4. All shipping companies, exporters, importers and agents may kindly take note of the change in eligibility of vessels for consideration of grant of chartering permissions and amend their own chartering terms, practices and instructions accordingly.

5. This issues with the approval of the Director General of Shipping and Ex-Officio Additional Secretary to the Govt. of India.

(Samuel Darse)
Deputy Director General of Shipping


NO: SD-9/CHRT(82)/97-IV    Dated 13.05.2008

Subject : S.D. Circular No.01 of 2008 - Clarifications regarding

This Directorate has been receiving numerous correspondences seeking clarifications on Shipping Development Circular No. 01 of 2008 dated 25.04.2008 issued by this Directorate regarding revised guidelines for chartering in  of vessels under Section 406 and 407 of the Merchant Shipping Act, 1958. The matter has been examined further and it is clarified as follows:-

1. The said Circular does not apply to Indian Flag Vessels, as they are registered and already licensed to ply in Indian waters.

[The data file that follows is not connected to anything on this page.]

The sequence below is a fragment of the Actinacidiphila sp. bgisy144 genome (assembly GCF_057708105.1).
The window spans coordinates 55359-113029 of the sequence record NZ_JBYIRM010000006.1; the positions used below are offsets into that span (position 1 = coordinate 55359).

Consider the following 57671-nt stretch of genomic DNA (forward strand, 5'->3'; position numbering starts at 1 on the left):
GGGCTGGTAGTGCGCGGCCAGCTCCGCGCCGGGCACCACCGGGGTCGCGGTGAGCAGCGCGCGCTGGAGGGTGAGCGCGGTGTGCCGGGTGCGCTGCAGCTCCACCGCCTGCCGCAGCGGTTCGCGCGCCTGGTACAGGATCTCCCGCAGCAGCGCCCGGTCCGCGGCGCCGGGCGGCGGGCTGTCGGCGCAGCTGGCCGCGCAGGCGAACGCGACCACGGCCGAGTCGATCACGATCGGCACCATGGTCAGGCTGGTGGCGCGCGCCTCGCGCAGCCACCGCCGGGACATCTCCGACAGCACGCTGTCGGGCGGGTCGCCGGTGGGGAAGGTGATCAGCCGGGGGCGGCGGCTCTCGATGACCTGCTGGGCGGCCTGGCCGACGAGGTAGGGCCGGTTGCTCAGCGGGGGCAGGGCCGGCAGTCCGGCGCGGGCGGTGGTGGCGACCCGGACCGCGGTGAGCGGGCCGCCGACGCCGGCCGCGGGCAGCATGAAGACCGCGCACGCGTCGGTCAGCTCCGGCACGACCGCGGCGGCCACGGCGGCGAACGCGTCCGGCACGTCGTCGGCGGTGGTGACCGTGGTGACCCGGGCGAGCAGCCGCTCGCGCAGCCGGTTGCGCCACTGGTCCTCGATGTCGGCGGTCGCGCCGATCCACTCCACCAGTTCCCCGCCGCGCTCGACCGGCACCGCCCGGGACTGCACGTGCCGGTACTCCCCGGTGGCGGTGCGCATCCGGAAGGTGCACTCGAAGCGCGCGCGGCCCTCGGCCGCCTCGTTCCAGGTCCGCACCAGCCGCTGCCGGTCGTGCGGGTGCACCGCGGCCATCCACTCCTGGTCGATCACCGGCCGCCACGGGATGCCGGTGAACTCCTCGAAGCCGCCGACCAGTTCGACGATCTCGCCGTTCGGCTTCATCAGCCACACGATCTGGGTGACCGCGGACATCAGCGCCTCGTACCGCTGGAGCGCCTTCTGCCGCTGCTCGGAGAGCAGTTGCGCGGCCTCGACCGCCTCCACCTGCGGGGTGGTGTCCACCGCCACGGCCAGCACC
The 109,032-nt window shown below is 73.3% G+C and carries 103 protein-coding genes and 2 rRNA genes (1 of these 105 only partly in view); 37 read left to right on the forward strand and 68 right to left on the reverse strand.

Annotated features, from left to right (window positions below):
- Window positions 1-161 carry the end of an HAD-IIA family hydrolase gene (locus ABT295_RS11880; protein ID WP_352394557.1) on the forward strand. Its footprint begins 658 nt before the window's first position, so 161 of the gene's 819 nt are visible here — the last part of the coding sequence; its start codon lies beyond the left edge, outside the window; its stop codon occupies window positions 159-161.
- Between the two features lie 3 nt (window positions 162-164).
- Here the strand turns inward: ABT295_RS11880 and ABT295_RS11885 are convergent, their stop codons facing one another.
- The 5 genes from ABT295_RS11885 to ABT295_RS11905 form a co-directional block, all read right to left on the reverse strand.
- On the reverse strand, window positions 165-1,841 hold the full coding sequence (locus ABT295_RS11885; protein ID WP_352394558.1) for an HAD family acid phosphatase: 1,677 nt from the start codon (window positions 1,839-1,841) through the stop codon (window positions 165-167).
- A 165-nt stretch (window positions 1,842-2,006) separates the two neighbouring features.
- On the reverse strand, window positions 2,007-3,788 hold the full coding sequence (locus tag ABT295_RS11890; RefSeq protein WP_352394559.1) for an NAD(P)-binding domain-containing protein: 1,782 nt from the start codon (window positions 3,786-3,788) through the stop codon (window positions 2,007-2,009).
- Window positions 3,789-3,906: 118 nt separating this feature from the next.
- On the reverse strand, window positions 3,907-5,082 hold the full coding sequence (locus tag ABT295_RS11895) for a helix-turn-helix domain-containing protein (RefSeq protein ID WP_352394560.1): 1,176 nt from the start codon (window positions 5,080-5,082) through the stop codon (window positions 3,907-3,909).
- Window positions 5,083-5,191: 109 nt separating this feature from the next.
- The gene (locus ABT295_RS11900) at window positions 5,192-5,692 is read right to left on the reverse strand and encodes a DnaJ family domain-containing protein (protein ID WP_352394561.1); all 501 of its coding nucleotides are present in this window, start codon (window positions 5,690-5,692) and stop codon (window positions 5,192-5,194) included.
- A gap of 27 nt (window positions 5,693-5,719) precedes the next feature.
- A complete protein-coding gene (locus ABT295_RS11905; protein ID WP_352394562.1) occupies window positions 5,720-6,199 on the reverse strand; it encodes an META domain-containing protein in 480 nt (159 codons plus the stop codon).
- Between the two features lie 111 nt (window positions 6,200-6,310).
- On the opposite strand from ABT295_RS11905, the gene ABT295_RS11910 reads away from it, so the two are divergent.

2. The said Circular applies to all vessels chartered in under Section 406 and 407 of the Merchant Shipping Act, 1958 except vessels already carrying the Indian Flag.

3. The said Circular is applicable from 15th May 2008. It therefore does not affect vessels licensed under section 406 and 407 before 15th May 2008, even, if the existing license overlaps the rough weather period. 

4. Clause 3.1.4 of the said Circular stands amended to read as follows:
 "3.1.4. For time charters of vessels other than passenger vessels, to be entered into with effect from 15th May 2008, which include in the period of charter any period of foul weather, only if the age of the vessel proposed, is less than that specified in Clause 3.1.1, 3.1.2 and 3.1.3 for the respective category of vessel, at the time of termination of the charter period".

5. This issues with the approval of the Director General of Shipping and Ex-Officio Additional Secretary to the Government of India.

(Samuel Darse)
Deputy Director General of Shipping

Moneylife shall file the required RTI applications in these cases.

Rajiv Ahuja
1 decade ago
Pertinant questions that have to be answered by the concerned authorties.
1 decade ago
Comment from a seafarer friend:-